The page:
Phone Camera and PhotoScan

I was interested to see how good the results would be to use my phone camera (Sony Z1) for Photogrammetry (with PhotoScan).

It turns out the results were pretty good! The final meshes are rough, and the textures are pixelated, but the results are usable in production.

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Flip Fluids: Mud and Water

This is a test to see how 2 liquids of different densities would interact. Each fluid also has separate viscosity settings.

To get this working I created a volume in sops, scattered points inside the volume, and then gave them custom point attributes to describe density, and viscosity. The water and mud were each assigned point groups, and then it was possible to separate them and assign the correct point attributes.

The mud has a varying viscosity from 100 to 1000,000 which creates the clumps within the mud. This is set in an attribute VOP in sops, and is driven by a random noise.

In dops the particles are fed into a Flip Object node, and the initial data input type is set to Particle Field to pick up the points created in sops. I also matched the particle separation value in the Flip Object node to the Points from Volume node used to created the points.

The liquids were meshed in Houdini and exported to Max using alembic.

The scene was rendered with Vray using a single dome light set to image based lighting with an HDR used for lighting and reflections.

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Houdini Flip Fluid Viscosity by age

Quick test to change the viscosity of a flip fluid by particle age.

A point attribute called birthframe is made in Sops so that each particle knows when it was born. Then in Dops a Popvop is used to read the birthframe attribute, and subtract it from the current frame of the sim which gives the particle’s age. This age is then passed to a fit range node which fits the value of 0 to 40, to 0 to 5000. This is the value written to the viscosity attribute on each frame.


This is what the flip section of dops looks like. The popvop is placed after the source volume for the flip fluid.


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Houdini Flip Fluids in Max test

Krakatoa Particles playback in Max viewport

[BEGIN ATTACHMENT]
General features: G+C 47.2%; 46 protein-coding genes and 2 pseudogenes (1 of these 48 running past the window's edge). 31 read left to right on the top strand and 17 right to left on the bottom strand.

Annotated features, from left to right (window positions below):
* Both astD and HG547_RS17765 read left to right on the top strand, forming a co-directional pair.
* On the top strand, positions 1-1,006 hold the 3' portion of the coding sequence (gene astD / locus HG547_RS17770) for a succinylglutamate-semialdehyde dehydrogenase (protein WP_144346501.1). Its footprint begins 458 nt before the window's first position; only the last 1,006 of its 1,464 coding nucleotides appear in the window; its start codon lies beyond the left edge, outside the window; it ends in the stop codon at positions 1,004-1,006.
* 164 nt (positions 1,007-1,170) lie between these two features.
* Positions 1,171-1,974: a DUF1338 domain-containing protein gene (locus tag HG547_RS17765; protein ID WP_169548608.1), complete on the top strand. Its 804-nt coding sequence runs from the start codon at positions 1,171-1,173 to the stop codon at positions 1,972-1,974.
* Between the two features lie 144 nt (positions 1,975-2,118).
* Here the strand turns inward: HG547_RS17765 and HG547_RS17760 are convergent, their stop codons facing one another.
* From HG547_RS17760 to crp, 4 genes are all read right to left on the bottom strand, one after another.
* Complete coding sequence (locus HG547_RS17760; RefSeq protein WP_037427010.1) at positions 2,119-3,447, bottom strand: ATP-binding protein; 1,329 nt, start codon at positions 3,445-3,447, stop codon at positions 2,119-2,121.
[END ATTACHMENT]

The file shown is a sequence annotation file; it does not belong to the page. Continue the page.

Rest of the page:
This is a first test of getting a Houdini Flip Fluids sim into Max for rendering in V-Ray.

I used the Krakatoa PRT Rop driver available from this site:

Which is pretty awesome. Drivers are available for Houdini 13 and 14. The version I tested was for 14.0335. The driver is easy to install, and is then available under a custom section of the Output drivers.

As well as baking out the particles to PRT files, the Rop driver can also write out the particle velocities, which are read by Frost back in Max. V-Ray is able to use the velocity data for in-camera montionblur.

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Thinking Particles Breakable Joint Tests

A series of tests varying the breakable velocity value for joints. The strength of the joints is also effected by a distance test to the center of the force that’s used to exploded the boxes. In some of the tests I add a random multiplier to add some variation to the effect.

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Nightclub Visuals

I worked on some nightclub visuals recently, which was a great change from my usual work. This was more a motion graphics type job, and involved a cloth like material streaming off a dancer as they performed traditional Chinese dancing.

I ended up simming about 8000 frames of particles, and then meshed the streams in Frost. Render times were pretty large, as the client required double HD. This is a small sample of the final result. I’ve changed the V-Ray shader in this version, as I wanted to try something else.

This is a render test at the double HD size, there are some Frost meshing issues with this test.